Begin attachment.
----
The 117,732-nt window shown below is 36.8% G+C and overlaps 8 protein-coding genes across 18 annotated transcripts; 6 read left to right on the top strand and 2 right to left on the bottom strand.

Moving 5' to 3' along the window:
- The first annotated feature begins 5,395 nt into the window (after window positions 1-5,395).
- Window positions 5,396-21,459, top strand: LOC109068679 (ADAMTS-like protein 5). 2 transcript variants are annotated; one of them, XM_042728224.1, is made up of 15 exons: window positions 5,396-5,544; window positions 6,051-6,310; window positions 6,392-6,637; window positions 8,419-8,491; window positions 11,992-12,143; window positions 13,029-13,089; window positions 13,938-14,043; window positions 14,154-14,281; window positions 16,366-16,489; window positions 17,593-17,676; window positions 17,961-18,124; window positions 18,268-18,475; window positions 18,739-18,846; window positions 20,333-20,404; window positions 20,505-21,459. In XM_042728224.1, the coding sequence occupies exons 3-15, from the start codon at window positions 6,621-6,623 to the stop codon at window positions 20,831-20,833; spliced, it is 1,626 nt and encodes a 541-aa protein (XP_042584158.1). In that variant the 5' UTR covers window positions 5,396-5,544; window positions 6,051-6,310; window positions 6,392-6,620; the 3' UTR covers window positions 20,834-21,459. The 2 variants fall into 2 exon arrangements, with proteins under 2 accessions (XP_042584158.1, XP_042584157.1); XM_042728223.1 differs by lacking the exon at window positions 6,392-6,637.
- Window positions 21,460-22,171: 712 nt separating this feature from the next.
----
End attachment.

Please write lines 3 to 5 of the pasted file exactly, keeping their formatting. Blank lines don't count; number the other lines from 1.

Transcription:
- The first annotated feature begins 5,395 nt into the window (after window positions 1-5,395).
- Window positions 5,396-21,459, top strand: LOC109068679 (ADAMTS-like protein 5). 2 transcript variants are annotated; one of them, XM_042728224.1, is made up of 15 exons: window positions 5,396-5,544; window positions 6,051-6,310; window positions 6,392-6,637; window positions 8,419-8,491; window positions 11,992-12,143; window positions 13,029-13,089; window positions 13,938-14,043; window positions 14,154-14,281; window positions 16,366-16,489; window positions 17,593-17,676; window positions 17,961-18,124; window positions 18,268-18,475; window positions 18,739-18,846; window positions 20,333-20,404; window positions 20,505-21,459. In XM_042728224.1, the coding sequence occupies exons 3-15, from the start codon at window positions 6,621-6,623 to the stop codon at window positions 20,831-20,833; spliced, it is 1,626 nt and encodes a 541-aa protein (XP_042584158.1). In that variant the 5' UTR covers window positions 5,396-5,544; window positions 6,051-6,310; window positions 6,392-6,620; the 3' UTR covers window positions 20,834-21,459. The 2 variants fall into 2 exon arrangements, with proteins under 2 accessions (XP_042584158.1, XP_042584157.1); XM_042728223.1 differs by lacking the exon at window positions 6,392-6,637.
- Window positions 21,460-22,171: 712 nt separating this feature from the next.